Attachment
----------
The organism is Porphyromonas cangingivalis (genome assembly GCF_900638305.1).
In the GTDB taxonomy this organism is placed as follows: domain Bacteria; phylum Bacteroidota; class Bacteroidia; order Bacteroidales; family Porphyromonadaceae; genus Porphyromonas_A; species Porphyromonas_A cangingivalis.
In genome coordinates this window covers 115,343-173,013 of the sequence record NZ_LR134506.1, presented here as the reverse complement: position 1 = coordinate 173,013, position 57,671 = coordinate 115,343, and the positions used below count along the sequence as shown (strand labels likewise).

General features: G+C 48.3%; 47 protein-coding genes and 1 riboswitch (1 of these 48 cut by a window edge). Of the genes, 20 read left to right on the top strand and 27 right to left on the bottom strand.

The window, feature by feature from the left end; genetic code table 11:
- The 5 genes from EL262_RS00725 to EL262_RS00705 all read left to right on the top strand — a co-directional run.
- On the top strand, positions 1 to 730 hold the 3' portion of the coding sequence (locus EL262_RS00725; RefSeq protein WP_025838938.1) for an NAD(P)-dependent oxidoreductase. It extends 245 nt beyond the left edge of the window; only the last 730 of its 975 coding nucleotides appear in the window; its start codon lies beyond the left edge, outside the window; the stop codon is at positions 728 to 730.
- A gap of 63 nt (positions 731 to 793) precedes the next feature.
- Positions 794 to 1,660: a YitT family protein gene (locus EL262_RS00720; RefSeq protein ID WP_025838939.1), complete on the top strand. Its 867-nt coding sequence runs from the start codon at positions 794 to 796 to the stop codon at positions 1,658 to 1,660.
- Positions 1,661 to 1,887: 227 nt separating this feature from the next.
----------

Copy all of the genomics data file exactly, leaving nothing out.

The organism is Porphyromonas cangingivalis (genome assembly GCF_900638305.1).
In the GTDB taxonomy this organism is placed as follows: domain Bacteria; phylum Bacteroidota; class Bacteroidia; order Bacteroidales; family Porphyromonadaceae; genus Porphyromonas_A; species Porphyromonas_A cangingivalis.
In genome coordinates this window covers 115,343-173,013 of the sequence record NZ_LR134506.1, presented here as the reverse complement: position 1 = coordinate 173,013, position 57,671 = coordinate 115,343, and the positions used below count along the sequence as shown (strand labels likewise).

General features: G+C 48.3%; 47 protein-coding genes and 1 riboswitch (1 of these 48 cut by a window edge). Of the genes, 20 read left to right on the top strand and 27 right to left on the bottom strand.

The window, feature by feature from the left end; genetic code table 11:
- The 5 genes from EL262_RS00725 to EL262_RS00705 all read left to right on the top strand — a co-directional run.
- On the top strand, positions 1 to 730 hold the 3' portion of the coding sequence (locus EL262_RS00725; RefSeq protein WP_025838938.1) for an NAD(P)-dependent oxidoreductase. It extends 245 nt beyond the left edge of the window; only the last 730 of its 975 coding nucleotides appear in the window; its start codon lies beyond the left edge, outside the window; the stop codon is at positions 728 to 730.
- A gap of 63 nt (positions 731 to 793) precedes the next feature.
- Positions 794 to 1,660: a YitT family protein gene (locus EL262_RS00720; RefSeq protein ID WP_025838939.1), complete on the top strand. Its 867-nt coding sequence runs from the start codon at positions 794 to 796 to the stop codon at positions 1,658 to 1,660.
- Positions 1,661 to 1,887: 227 nt separating this feature from the next.